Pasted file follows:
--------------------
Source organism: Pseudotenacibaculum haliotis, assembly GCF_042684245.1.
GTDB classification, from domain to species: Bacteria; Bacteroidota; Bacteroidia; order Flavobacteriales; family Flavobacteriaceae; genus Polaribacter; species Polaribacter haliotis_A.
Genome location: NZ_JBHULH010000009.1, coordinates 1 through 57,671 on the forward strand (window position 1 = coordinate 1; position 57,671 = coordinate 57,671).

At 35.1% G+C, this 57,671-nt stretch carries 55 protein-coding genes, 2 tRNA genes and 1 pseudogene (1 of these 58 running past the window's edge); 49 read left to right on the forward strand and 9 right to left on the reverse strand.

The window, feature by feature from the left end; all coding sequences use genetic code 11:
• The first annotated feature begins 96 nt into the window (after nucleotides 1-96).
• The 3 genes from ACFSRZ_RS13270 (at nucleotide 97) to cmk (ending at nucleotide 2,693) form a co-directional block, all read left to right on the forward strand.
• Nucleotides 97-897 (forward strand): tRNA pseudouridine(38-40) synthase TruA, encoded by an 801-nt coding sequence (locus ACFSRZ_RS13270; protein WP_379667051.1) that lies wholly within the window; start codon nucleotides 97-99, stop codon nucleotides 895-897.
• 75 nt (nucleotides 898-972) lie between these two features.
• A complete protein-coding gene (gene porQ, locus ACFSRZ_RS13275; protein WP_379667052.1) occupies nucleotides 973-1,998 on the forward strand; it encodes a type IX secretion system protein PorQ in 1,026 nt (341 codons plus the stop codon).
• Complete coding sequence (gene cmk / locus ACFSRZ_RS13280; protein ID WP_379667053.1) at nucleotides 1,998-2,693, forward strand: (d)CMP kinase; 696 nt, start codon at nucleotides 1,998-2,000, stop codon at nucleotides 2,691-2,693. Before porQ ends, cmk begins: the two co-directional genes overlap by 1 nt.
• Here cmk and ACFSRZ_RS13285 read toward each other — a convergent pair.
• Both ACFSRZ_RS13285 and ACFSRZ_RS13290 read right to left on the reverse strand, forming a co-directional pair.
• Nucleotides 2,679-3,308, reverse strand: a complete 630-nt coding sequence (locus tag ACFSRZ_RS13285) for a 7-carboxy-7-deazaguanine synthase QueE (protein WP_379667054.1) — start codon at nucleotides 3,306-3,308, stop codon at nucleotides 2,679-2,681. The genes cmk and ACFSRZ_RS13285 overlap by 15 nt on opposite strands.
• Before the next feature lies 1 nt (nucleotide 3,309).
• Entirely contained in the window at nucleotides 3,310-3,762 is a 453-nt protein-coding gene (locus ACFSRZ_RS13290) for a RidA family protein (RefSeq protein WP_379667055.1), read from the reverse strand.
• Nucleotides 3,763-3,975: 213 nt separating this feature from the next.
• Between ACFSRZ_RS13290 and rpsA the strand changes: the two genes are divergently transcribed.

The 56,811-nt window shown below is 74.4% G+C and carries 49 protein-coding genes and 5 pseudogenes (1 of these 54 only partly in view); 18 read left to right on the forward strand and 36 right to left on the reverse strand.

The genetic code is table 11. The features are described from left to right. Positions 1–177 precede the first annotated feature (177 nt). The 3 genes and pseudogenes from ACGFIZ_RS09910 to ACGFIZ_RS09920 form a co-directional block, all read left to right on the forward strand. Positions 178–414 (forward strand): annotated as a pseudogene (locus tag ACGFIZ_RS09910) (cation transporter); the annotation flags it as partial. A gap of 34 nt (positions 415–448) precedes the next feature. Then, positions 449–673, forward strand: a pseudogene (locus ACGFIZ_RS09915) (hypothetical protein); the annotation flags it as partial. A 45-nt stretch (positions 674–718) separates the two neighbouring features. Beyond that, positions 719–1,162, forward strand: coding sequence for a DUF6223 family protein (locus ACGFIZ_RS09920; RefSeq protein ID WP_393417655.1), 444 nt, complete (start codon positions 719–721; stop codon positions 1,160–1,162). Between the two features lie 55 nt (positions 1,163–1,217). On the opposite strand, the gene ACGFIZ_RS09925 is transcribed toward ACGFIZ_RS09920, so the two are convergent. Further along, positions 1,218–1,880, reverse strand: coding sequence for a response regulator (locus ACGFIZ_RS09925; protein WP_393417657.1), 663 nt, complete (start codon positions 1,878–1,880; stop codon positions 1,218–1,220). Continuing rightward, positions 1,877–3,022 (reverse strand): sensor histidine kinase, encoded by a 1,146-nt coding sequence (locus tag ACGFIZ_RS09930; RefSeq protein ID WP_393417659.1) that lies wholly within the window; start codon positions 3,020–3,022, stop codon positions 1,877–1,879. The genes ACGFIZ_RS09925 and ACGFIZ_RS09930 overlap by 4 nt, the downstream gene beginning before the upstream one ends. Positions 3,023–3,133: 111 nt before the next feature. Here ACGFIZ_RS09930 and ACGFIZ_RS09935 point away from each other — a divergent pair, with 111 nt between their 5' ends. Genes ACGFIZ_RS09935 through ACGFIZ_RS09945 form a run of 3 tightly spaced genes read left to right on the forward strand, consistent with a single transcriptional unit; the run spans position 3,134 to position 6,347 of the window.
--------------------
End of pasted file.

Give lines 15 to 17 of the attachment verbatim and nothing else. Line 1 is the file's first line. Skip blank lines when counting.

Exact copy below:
• Before the next feature lies 1 nt (nucleotide 3,309).
• Entirely contained in the window at nucleotides 3,310-3,762 is a 453-nt protein-coding gene (locus ACFSRZ_RS13290) for a RidA family protein (RefSeq protein WP_379667055.1), read from the reverse strand.
• Nucleotides 3,763-3,975: 213 nt separating this feature from the next.